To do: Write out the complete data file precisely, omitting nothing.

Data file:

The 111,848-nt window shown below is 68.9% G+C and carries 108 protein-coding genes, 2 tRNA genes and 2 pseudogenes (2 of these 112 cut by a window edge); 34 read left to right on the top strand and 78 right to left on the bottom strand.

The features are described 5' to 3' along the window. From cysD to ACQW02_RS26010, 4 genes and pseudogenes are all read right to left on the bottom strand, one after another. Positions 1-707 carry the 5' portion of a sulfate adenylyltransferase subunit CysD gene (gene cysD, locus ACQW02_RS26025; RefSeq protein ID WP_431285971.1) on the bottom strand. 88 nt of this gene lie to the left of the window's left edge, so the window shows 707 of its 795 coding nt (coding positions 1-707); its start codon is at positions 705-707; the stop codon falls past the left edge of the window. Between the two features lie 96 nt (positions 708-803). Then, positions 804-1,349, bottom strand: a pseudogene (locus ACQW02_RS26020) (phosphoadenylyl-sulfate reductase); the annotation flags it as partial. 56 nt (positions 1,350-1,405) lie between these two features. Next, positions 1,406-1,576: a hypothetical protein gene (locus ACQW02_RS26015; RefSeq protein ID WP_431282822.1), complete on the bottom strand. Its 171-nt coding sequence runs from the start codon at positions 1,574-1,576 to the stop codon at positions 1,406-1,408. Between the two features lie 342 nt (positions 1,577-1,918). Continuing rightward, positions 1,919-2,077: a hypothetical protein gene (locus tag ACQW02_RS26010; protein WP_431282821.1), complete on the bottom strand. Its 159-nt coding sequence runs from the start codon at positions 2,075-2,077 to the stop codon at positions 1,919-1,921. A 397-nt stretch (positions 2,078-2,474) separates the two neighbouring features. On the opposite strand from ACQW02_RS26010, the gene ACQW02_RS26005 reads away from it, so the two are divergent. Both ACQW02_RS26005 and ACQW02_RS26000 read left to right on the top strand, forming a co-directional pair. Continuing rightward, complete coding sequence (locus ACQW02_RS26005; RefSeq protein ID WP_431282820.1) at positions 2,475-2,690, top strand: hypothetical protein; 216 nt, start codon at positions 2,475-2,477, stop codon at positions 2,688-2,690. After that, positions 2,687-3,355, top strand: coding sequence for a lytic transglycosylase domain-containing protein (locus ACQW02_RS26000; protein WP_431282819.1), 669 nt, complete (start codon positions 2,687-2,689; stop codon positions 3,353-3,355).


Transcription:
The 111,848-nt window shown below is 68.9% G+C and carries 108 protein-coding genes, 2 tRNA genes and 2 pseudogenes (2 of these 112 cut by a window edge); 34 read left to right on the top strand and 78 right to left on the bottom strand.

The features are described 5' to 3' along the window. From cysD to ACQW02_RS26010, 4 genes and pseudogenes are all read right to left on the bottom strand, one after another. Positions 1-707 carry the 5' portion of a sulfate adenylyltransferase subunit CysD gene (gene cysD, locus ACQW02_RS26025; RefSeq protein ID WP_431285971.1) on the bottom strand. 88 nt of this gene lie to the left of the window's left edge, so the window shows 707 of its 795 coding nt (coding positions 1-707); its start codon is at positions 705-707; the stop codon falls past the left edge of the window. Between the two features lie 96 nt (positions 708-803). Then, positions 804-1,349, bottom strand: a pseudogene (locus ACQW02_RS26020) (phosphoadenylyl-sulfate reductase); the annotation flags it as partial. 56 nt (positions 1,350-1,405) lie between these two features. Next, positions 1,406-1,576: a hypothetical protein gene (locus ACQW02_RS26015; RefSeq protein ID WP_431282822.1), complete on the bottom strand. Its 171-nt coding sequence runs from the start codon at positions 1,574-1,576 to the stop codon at positions 1,406-1,408. Between the two features lie 342 nt (positions 1,577-1,918). Continuing rightward, positions 1,919-2,077: a hypothetical protein gene (locus tag ACQW02_RS26010; protein WP_431282821.1), complete on the bottom strand. Its 159-nt coding sequence runs from the start codon at positions 2,075-2,077 to the stop codon at positions 1,919-1,921. A 397-nt stretch (positions 2,078-2,474) separates the two neighbouring features. On the opposite strand from ACQW02_RS26010, the gene ACQW02_RS26005 reads away from it, so the two are divergent. Both ACQW02_RS26005 and ACQW02_RS26000 read left to right on the top strand, forming a co-directional pair. Continuing rightward, complete coding sequence (locus ACQW02_RS26005; RefSeq protein ID WP_431282820.1) at positions 2,475-2,690, top strand: hypothetical protein; 216 nt, start codon at positions 2,475-2,477, stop codon at positions 2,688-2,690. After that, positions 2,687-3,355, top strand: coding sequence for a lytic transglycosylase domain-containing protein (locus ACQW02_RS26000; protein WP_431282819.1), 669 nt, complete (start codon positions 2,687-2,689; stop codon positions 3,353-3,355).